And I believe that possibility/probability makes this work worth the risk.  Will I be rejected as I do this work?  Yes.  I already was, in fact.  One person told me to stop texting them.  That was precisely the kind of reaction I feared.  But other people will not just accept me but they will accept Jesus through me; they will be eternally blessed by my work; these valuable souls will be saved.  So the risk is worth taking (in fact, not taking this risk in light of this truth is unthinkable; I can’t stand the thought that someone could accuse me or not sharing God’s truth with them because I was afraid of being rejected by someone else).  This price is worth paying.  This hard thing is worth doing.  It is still hard to some degree, but it is worth doing.   And that encourages me to keep doing this hard thing.

A Good Experience (One of Many)

Maybe this is apropos of nothing.  Maybe it isn’t.  In either case, I remembered something after I wrote yesterday’s post.  I remembered the one other time I missed a preaching engagement (the only other one I can remember).  It was Wild Card Weekend, just like this weekend.  In fact, I seem to often get sick on Wild Card Weekend.  I know I was sick the Wild Card Weekend before I married my wife (2005), but I think I toughed it out.  I did not tough it out this other Wild Card Weekend (2003, I believe); I was way too sick.  I can’t remember how the elders filled the pulpit for me (we had a fellow in the congregation who was a capable preacher, so he may have done it).  But I do remember the elders brought communion to me afterward.  I was still very sick at that point, and I hadn’t eaten anything.  I took communion and the elders left me with a couple football games I didn’t really care about.

A couple hours later, though, a lady from the church came by.  This lady was one of what I call “the fringe members of the church”; she and her husband regularly attended but they were not significantly involved.  She told me she heard I was sick and asked me if I needed anything.  I said I hadn’t eaten all day and was thinking some Gatorade would help me.  I also said I could use an electric blanket.  She then went out to buy both those things for me.  She may have had to go out and come back twice; that seems to be right, but the memory is hazy.  She also brought me some homemade Sloppy Joes.  I wrapped up in the blanket, drank the Gatorade, tried to eat the Sloppy Joes (I don’t think I made it; the appetite wasn’t fully back yet), and watched the I Love The 80s marathon on VH1 (that might have been the beginning of the nostalgia bent I’ve been on ever since).  And for the first time that weekend I started to feel better.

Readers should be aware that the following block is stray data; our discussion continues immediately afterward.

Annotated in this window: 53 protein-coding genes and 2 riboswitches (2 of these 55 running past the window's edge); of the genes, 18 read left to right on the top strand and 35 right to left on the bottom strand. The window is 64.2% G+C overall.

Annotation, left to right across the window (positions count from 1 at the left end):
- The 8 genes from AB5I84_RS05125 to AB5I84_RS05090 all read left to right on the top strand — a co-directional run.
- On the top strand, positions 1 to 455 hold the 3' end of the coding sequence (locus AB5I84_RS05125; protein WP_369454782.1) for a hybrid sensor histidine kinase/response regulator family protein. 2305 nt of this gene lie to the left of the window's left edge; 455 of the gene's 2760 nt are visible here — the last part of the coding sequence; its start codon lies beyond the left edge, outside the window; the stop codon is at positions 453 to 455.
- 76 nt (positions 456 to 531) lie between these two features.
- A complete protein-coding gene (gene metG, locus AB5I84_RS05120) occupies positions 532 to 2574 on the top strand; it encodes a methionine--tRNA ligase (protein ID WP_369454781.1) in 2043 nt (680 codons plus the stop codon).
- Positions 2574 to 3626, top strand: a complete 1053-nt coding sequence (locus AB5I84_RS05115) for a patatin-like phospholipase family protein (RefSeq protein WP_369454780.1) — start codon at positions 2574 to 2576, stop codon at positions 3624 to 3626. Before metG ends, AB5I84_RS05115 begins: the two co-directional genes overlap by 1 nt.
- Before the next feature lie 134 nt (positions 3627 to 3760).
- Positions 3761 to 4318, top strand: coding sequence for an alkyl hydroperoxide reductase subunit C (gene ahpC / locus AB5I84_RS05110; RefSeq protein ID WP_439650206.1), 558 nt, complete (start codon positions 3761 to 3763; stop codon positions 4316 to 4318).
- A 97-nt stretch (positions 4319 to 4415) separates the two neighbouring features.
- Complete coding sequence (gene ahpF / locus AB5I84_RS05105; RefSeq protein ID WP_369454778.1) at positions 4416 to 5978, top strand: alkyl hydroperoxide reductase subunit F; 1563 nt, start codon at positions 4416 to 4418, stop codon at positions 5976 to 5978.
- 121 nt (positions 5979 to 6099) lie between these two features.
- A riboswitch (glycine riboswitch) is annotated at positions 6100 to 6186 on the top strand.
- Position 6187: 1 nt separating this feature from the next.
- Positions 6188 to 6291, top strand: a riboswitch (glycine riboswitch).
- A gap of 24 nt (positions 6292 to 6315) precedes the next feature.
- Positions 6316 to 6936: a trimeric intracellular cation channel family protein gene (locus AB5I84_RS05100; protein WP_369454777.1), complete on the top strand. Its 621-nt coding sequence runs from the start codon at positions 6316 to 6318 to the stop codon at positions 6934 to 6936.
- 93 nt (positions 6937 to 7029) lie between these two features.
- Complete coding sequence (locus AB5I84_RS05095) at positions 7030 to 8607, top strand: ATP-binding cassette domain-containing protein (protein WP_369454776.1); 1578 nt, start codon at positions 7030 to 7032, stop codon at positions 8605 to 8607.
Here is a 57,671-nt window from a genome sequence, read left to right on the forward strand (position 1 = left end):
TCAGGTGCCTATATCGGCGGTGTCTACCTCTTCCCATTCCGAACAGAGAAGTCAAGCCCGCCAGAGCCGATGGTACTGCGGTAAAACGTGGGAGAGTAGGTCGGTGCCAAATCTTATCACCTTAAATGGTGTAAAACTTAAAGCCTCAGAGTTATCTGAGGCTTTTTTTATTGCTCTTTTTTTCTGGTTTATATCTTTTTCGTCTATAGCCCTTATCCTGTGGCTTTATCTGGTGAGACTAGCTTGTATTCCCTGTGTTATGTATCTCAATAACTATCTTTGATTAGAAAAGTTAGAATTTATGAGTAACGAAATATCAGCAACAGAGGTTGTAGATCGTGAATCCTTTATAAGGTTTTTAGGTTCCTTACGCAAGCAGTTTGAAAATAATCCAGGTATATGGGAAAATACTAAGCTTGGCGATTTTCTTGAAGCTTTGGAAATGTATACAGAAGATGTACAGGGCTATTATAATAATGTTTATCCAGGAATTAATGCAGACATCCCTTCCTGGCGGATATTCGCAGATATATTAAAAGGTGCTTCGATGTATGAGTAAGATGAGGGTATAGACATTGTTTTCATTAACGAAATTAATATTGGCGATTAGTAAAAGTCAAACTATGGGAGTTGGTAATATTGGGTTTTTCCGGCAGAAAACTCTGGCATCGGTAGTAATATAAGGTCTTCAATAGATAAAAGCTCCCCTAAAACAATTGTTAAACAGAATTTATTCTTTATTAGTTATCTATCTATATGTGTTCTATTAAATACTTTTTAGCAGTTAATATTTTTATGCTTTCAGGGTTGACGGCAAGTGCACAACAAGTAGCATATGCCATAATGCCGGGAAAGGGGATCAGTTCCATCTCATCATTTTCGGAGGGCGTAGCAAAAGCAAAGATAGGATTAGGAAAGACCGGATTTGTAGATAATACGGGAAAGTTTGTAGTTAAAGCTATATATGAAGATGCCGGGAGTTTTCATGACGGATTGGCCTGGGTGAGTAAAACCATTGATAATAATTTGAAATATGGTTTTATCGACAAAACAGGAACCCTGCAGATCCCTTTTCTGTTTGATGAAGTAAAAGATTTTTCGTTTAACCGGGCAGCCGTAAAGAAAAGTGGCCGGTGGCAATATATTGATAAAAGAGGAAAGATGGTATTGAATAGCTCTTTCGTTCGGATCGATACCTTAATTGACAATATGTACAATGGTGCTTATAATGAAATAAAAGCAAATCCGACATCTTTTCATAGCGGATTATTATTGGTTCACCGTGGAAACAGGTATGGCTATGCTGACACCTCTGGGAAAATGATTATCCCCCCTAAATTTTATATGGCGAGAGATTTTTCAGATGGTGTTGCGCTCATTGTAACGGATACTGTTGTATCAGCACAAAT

It was a terrible weekend (did I mention I had just broken up with a girl a couple weeks before that weekend), but that night was a great night.  It was a great night because of this one “fringe” woman who took it upon herself to help a single, rather stupid kid with his sickness.

And that is just one of many great experiences I have had with church people.   Now I know many folks have had less-than-great experiences with church people, and I further know that those less-than-great experiences are for them a reason to dislike the entire church.  But if those peoples’ experiences are valid data for evaluating the church, why are my experiences not also valid data for evaluating the church?  If they have rejected the church because of these experiences (and proclaim themselves right to do so), then why can’t (or shouldn’t) I embrace the church because of my experiences?

Apropos of nothing?  Maybe.  But maybe not.